• French music editions and critical, historical performance practice
  • French national and transnational cultural identities
  • French cultural milieu: wartime, religion, institutions, publishing, political propaganda
  • Interdisciplinary connections with opera, ballet, dance and jazz

Integra Lab

Led by Prof Lamberto Coccioli, the work of Integra Lab falls into three main areas of practice-based music technology research:

Music Interaction Design
Music Interaction Design is at the heart of the Lab’s activities. As pioneers of the conceptual ‘musician-centred design’ framework, we place musicians and the activity of music making at the centre of our work, developing interactive tools and techniques designed by and for musicians and exploring the wide range of potential music applications from an HCI perspective.

Composition and performance with technology
Integra Lab has a long history of supporting composers and performers in any aspect of their work that involves interacting with technology. From computer-assisted composition to augmented performance, from live electronics to immersive media installations, we have collaborated with many composers throughout the years (Anderson, Francesconi, Harvey, Hurel, Leroux, Paredes, Saariaho, to name just a few).

Sustainability of the live electronics repertoire
Integra Lab has considerable experience in modernising obsolete technologies so that forgotten seminal works from the repertoire can be studied and performed again. We are particularly interested in developing cost-effective, accessible, and sustainable software-based solutions to encourage more performances and increase the knowledge and dissemination of music with live electronics.

Jazz Studies

Since 2013, the Jazz Studies cluster has gained global recognition for research leadership in jazz. It boasts a large community of interdisciplinary researchers and practitioners from both Royal Birmingham Conservatoire and Birmingham Centre for Media and Cultural Research. It has an established record of monographs and peer-reviewed publications, alongside practice-based research outputs, hosts regular symposia and conferences, and attracts significant external funding. The cluster is home to the peer-reviewed Jazz Research Journal and the Routledge Transnational Studies in Jazz book series, and has partnerships with major non-academic organisations such as the Europe Jazz Network, Cheltenham Jazz Festival and BBC radio. Research within the Jazz Studies cluster focuses on developing new models for jazz scholarship in a number of key areas:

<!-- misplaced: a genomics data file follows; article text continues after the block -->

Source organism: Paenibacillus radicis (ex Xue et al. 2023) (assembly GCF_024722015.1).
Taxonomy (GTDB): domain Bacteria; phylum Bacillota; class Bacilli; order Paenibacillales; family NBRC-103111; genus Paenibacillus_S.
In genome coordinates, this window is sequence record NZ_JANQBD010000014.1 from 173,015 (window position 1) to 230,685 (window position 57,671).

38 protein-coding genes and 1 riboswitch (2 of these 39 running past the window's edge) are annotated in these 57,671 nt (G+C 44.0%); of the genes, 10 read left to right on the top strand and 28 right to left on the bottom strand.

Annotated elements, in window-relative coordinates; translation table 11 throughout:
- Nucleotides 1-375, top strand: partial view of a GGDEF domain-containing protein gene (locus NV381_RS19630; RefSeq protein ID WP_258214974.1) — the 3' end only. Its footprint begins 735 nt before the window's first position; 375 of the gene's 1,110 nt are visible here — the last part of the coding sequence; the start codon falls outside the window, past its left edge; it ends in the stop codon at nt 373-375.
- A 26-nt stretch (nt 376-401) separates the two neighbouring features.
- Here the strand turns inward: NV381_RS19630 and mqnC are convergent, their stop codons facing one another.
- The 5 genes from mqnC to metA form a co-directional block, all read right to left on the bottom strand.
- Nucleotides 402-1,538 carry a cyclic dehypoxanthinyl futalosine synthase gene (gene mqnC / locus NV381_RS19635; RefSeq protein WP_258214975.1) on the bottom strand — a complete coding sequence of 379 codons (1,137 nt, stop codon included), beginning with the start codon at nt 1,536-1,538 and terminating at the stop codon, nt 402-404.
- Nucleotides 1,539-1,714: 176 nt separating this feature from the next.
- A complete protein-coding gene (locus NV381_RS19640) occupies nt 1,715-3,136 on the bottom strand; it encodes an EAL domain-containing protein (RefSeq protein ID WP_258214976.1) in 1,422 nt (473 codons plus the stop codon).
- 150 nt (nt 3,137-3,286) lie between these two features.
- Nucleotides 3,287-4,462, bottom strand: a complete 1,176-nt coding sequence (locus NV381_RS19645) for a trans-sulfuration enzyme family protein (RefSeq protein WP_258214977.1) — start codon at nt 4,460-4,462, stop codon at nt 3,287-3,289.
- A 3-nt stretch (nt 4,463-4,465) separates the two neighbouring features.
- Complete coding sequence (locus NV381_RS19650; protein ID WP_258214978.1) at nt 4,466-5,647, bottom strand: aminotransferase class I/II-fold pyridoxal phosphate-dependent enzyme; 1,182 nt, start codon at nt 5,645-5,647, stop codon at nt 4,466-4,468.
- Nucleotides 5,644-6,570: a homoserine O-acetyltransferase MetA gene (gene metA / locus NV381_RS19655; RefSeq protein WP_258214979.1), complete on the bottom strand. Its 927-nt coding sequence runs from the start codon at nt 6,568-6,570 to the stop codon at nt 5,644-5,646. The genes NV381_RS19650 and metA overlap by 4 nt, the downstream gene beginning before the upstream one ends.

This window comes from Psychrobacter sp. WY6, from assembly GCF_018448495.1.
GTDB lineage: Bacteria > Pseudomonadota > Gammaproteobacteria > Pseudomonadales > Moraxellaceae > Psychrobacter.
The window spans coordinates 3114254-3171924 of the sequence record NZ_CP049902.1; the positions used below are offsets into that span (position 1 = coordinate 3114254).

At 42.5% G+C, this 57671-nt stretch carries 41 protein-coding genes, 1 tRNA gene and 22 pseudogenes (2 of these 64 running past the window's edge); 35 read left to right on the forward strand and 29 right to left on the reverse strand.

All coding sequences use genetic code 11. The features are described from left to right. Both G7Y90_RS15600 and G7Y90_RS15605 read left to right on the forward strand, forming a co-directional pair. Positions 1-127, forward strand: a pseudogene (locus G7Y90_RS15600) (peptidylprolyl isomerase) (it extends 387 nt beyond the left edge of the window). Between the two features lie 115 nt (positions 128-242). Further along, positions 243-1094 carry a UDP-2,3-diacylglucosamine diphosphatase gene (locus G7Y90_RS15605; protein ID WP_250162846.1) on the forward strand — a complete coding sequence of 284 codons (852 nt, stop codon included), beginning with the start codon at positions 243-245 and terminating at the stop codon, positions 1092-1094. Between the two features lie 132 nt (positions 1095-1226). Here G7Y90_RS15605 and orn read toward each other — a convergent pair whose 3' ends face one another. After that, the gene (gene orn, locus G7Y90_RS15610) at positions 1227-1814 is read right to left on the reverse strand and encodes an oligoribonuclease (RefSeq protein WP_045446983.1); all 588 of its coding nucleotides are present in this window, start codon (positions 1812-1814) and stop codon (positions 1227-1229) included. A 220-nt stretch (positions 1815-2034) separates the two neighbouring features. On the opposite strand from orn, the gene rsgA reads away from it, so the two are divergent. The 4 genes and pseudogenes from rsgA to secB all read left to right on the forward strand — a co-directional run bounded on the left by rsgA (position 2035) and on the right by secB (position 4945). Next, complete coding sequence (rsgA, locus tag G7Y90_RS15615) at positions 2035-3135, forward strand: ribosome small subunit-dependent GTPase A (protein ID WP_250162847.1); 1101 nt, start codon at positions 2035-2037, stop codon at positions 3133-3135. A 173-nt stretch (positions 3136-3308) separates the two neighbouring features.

• The cultural meaning of jazz
  • Studies of jazz as a transnational practice
  • Improvisation and cultural practice
  • Jazz on television and radio
  • Archives and documentation
  • Mediation and technology
  • Jazz and philosophy

Performance Research Hub

The Performance Research Hub is an interdisciplinary research cluster working across the faculty of Art Design and Media with concentrations at Royal Birmingham Conservatoire and in Art and Design. It produces world leading work led by its co-directors: Prof. Aleksandar Dundjerovic (performing arts), Prof. Jamie Savan (music performance research). Senior, mid-career and emerging/post-doctoral researchers work alongside a large research student community in a constellation of areas contingent to performance.

We recognise a disciplinary distinction between research about performance, and research in and through performance (Borgdorff, 2012), typified by the twin burgeoning fields of Performance Studies (including Historical Performance Practice) and Artistic Research (including Performance-led Research), respectively. Both fields are reflected within the activities of the Hub, which also provides a means of connecting practitioner-researchers with the broader research community.

Performance research has the potential to create insights that are not possible by theoretical means alone. Performance is also a natural conduit for sharing insights generated through research, often with high potential for impact. But one the challenges of performance research, and therefore one of the Hub’s key objectives, is to develop and share best practice in the documentation and articulation of the research questions, methods and processes that underpin such activity.

For all general enquiries about our doctoral programmes, please contact Dr Carrie Churnside, Research Degrees Coordinator.

See our PhD course page